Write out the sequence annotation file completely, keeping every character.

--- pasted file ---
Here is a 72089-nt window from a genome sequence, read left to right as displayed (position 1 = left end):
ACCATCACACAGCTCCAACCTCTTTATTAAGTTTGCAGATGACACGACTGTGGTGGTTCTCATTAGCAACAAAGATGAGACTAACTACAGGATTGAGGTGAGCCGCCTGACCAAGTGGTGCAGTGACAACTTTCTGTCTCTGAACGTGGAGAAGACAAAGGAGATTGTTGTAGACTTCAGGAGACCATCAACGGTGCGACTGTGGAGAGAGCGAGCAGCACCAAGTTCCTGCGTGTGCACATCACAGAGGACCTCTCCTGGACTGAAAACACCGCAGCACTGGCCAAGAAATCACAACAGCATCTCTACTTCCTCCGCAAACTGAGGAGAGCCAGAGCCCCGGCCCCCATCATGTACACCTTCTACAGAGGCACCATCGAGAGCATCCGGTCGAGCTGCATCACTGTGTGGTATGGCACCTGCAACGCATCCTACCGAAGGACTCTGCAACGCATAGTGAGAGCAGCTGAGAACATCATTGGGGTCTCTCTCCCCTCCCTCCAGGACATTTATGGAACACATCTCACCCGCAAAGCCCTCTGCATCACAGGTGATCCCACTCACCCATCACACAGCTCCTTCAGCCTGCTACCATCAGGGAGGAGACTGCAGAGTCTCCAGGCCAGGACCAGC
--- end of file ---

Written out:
Here is a 72089-nt window from a genome sequence, read left to right as displayed (position 1 = left end):
ACCATCACACAGCTCCAACCTCTTTATTAAGTTTGCAGATGACACGACTGTGGTGGTTCTCATTAGCAACAAAGATGAGACTAACTACAGGATTGAGGTGAGCCGCCTGACCAAGTGGTGCAGTGACAACTTTCTGTCTCTGAACGTGGAGAAGACAAAGGAGATTGTTGTAGACTTCAGGAGACCATCAACGGTGCGACTGTGGAGAGAGCGAGCAGCACCAAGTTCCTGCGTGTGCACATCACAGAGGACCTCTCCTGGACTGAAAACACCGCAGCACTGGCCAAGAAATCACAACAGCATCTCTACTTCCTCCGCAAACTGAGGAGAGCCAGAGCCCCGGCCCCCATCATGTACACCTTCTACAGAGGCACCATCGAGAGCATCCGGTCGAGCTGCATCACTGTGTGGTATGGCACCTGCAACGCATCCTACCGAAGGACTCTGCAACGCATAGTGAGAGCAGCTGAGAACATCATTGGGGTCTCTCTCCCCTCCCTCCAGGACATTTATGGAACACATCTCACCCGCAAAGCCCTCTGCATCACAGGTGATCCCACTCACCCATCACACAGCTCCTTCAGCCTGCTACCATCAGGGAGGAGACTGCAGAGTCTCCAGGCCAGGACCAGC